RICO Statute of Limitations Accrues When Plaintiff Had Sufficient Information to Warrant an Investigation (Merck Unmentioned but Irrelevant)
From Daly v. Pearl Spirits, Inc., 2011 U.S. App. LEXIS 12587 (9th Cir. April 13, 2011):
"The statute of limitations for civil RICO actions is four years." *** "The limitations period for civil RICO actions begins to run when a plaintiff knows or should know of the injury which is the basis for the action." Living Designs, Inc. v. E.I. Dupont de Nemours and Co., 431 F.3d 353, 365 (9th Cir. 2005) (citation omitted). [This is the conventional understanding but the Supreme Court has left open the possibility that the date of injury, regardless of knowledge, may trigger accrual.]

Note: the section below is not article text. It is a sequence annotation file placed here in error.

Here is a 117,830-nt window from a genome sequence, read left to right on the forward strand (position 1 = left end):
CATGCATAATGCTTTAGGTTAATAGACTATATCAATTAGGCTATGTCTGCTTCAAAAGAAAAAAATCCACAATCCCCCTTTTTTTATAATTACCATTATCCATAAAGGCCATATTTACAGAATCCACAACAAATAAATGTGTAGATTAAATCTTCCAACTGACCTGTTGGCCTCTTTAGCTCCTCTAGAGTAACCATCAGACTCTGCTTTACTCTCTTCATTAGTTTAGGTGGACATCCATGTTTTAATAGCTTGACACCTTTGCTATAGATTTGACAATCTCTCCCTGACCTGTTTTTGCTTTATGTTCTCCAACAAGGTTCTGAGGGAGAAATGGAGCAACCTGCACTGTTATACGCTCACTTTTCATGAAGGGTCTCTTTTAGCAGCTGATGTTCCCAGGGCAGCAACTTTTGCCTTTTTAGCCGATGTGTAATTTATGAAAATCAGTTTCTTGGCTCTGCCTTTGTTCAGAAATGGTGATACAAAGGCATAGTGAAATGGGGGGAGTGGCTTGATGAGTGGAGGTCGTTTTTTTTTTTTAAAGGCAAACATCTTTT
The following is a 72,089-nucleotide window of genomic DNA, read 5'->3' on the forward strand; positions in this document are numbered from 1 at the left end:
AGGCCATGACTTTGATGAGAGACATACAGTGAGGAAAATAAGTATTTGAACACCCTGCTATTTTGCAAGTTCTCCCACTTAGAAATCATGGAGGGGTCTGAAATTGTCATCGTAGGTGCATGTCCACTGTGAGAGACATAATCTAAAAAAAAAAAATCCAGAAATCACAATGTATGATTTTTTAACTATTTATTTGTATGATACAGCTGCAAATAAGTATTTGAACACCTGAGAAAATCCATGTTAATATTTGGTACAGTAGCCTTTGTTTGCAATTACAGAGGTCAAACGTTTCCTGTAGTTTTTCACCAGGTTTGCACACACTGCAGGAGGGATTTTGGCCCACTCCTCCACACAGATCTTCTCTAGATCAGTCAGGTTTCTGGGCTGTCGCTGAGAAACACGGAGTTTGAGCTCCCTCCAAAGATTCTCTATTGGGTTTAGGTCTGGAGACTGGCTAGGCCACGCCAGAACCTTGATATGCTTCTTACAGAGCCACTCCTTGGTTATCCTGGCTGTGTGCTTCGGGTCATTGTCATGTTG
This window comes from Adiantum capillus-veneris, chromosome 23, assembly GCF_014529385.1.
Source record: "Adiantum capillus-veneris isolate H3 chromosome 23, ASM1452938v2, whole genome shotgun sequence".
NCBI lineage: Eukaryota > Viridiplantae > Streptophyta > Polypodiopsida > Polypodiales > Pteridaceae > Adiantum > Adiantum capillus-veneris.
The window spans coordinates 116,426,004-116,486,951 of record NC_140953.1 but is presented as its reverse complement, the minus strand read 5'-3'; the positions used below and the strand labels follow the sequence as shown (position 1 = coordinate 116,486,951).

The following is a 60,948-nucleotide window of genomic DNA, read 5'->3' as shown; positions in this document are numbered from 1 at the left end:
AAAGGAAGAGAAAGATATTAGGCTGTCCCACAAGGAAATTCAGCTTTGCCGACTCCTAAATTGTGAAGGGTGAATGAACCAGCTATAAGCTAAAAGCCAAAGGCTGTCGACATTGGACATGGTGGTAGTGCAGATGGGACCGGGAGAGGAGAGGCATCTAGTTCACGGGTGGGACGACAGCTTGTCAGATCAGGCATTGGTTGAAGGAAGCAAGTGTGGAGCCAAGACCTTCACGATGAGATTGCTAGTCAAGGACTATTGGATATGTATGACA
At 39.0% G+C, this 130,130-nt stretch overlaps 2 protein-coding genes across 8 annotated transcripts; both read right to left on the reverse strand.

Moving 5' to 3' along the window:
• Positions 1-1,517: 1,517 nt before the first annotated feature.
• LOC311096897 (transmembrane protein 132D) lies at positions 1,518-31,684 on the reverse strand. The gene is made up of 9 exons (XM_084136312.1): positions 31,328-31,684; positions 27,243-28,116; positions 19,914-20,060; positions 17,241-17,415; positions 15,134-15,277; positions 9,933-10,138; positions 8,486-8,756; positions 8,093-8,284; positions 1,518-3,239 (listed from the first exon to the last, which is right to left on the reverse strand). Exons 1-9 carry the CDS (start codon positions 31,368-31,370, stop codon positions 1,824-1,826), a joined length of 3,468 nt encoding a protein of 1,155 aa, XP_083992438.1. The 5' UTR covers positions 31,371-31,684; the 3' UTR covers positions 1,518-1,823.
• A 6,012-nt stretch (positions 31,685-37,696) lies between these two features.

In May, 2004, Daly learned that the company had sold licensing rights to a third-party, who had the option to purchase the company's sole asset at the conclusion of the agreement. Daly's civil RICO claim is time-barred because Daly had "enough information to warrant an investigation" by May, 2004. Living Designs, 431 F.3d at 365. Indeed, by May, 2004, Daly's attorney had already drafted a complaint against Appellees. Daly's argument that the third-party's exercise of the option to purchase in 2006 triggered the statute of limitations is foreclosed by Volk v. D.A. Davidson & Co., 816 F.2d 1406, 1415 (9th Cir. 1987) (holding that the operative date on which the RICO statute of limitations began to run is when a plaintiff learns of the wrong, not the date on which it sustained the loss).
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